Personal Finance

Calling a Bottom on Chipotle Is Like Catching a Falling Carnitas Bowl

Potential Chipotle Mexican Grill investors may be partying like it's May 20, 2014. That's the last time that shares of the now slumping burrito roller closed below $500 -- before doing exactly that yesterday.

Circumstances are entirely different this time. Analysts are revising their profit forecasts, price targets, and stock ratings lower these days. Chipotle was the market darling of fast casual 19 months ago, winning patrons on the back of its "food with integrity" mantra. Now it's the integrity of its food that's bubbling over into what will be its first quarter of negative comps as a public company.

Today's Chipotle is in crisis, and yesterday's sell-off following an analyst downgrade on the heels of yet another E. coli outbreak was reported reminds us that things have yet to hit rock bottom.

JPMorgan Chase analyst John Ivankoe isn't mincing any words in his rebuke. He's downgrading the stock to a neutral rating, taking Chipotle's co-CEOs to task for going on a media tour earlier this month, making stops on Today and Mad Money to say that the outbreaks were a thing of the past. They're not, and with that Ivankoe concludes that the nightmare may be just beginning.

"At this point, even rational and informed consumers could potentially be given reason to pause when choosing Chipotle over the plethora of fast casual competition in the marketplace," Ivankoe writes in light of the Centers for Disease Control and Prevention's press release about five new illnesses that are possibly tied to the chain's edibles.

Instead of having the CDC close the case, we may be at the point where expanding the investigation is in order, Ivankoe suggests.

Wall Street was already assuming the negative ramifications would last beyond this blown holiday quarter. Over the past month we've seen analyst projections for 2016 shrink from $20.32 a share to $16.78. With this week's development -- even if it's ultimately limited in scope or if Chipotle is cleared entirely -- it's going to linger. That may be welcome news to Chipotle buffs enjoying the shorter lines these days, but it's not what shareholders want to hear.

The silver lining is that Chipotle's not going away. It's also a much larger chain than it was at the last time its stock closed below $500. We've seen the restaurant count grow from 1,637 to 1,931 in the six quarters that have gone by. Trailing revenue has gone from $3.2 billion over the past year to $4.6 billion.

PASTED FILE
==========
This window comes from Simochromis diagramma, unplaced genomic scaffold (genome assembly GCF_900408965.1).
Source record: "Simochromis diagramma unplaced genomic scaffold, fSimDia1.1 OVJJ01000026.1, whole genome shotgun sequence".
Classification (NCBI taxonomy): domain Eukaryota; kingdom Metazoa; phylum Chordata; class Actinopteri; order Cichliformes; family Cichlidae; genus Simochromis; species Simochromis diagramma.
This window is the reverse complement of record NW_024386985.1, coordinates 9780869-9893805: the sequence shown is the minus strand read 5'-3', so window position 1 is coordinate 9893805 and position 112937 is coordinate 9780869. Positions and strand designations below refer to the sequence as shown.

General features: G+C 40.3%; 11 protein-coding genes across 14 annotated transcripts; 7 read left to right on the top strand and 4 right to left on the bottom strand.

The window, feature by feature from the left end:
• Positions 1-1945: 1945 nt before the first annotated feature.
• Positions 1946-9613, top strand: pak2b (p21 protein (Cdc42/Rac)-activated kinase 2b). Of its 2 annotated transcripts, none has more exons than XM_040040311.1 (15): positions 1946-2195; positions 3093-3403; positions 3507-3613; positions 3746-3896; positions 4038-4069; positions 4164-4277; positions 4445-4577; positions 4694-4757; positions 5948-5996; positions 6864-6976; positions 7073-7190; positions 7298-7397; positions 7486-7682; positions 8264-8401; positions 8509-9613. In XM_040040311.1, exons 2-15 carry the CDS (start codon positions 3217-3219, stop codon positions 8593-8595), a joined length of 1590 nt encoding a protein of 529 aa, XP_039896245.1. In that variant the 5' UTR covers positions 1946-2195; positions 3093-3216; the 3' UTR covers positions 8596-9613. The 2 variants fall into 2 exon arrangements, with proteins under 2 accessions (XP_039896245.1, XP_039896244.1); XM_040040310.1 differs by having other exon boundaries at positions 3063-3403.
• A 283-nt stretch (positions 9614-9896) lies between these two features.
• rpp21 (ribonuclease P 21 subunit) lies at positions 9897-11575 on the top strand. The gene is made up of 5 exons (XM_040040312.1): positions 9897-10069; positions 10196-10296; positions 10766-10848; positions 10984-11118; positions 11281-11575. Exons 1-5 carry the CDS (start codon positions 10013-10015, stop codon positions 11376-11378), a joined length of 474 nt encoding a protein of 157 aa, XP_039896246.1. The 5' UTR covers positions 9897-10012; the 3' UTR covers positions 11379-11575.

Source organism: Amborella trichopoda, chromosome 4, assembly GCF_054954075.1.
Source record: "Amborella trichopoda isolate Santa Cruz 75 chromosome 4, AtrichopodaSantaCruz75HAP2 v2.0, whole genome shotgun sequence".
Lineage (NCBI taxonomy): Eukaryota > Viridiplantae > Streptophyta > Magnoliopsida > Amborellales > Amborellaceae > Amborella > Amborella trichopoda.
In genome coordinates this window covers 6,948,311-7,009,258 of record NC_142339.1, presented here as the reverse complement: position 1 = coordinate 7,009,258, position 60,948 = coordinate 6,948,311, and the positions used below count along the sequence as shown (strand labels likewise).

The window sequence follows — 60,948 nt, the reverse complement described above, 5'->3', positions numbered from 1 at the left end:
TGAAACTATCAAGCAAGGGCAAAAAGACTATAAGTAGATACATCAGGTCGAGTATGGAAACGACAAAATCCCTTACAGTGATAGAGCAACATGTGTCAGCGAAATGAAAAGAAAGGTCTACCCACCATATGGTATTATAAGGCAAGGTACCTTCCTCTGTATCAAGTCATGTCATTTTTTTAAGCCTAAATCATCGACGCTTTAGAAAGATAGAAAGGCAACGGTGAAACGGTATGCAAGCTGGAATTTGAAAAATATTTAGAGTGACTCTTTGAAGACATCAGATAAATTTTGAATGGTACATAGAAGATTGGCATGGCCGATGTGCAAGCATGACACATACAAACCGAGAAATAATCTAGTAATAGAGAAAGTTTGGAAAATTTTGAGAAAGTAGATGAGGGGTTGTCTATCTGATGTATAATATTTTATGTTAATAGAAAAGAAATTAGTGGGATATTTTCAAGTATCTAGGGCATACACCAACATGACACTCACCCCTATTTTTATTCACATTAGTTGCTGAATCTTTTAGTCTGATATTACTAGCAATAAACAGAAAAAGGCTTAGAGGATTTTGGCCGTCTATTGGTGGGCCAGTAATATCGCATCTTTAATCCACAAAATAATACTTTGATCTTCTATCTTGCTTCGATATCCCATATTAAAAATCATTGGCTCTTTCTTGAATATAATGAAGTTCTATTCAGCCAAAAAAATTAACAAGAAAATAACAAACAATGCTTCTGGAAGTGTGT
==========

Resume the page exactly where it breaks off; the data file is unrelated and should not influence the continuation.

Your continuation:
Things won't be easy in the near term. Comps will stumble. Margins will get pinched. Expansion may even slow if the negativity lingers. However, when Chipotle does redeem itself -- and it will -- it's going to have a larger base of restaurants and customers to serve. That's important. It's why patience will be rewarded, but that same waiting game also applies to folks wanting to take advantage of the depressed share price as an entry point. Calling bottom has been a dangerous pastime in recent weeks, even for those with the gastrointestinal fortitude to see things through.

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The article Calling a Bottom on Chipotle Is Like Catching a Falling Carnitas Bowl originally appeared on

Rick Munarriz has no position in any stocks mentioned. The Motley Fool owns shares of and recommends Chipotle Mexican Grill. Try any of our Foolish newsletter services free for 30 days . We Fools may not all hold the same opinions, but we all believe that considering a diverse range of insights makes us better investors. The Motley Fool has a disclosure policy .

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The views and opinions expressed herein are the views and opinions of the author and do not necessarily reflect those of Nasdaq, Inc.

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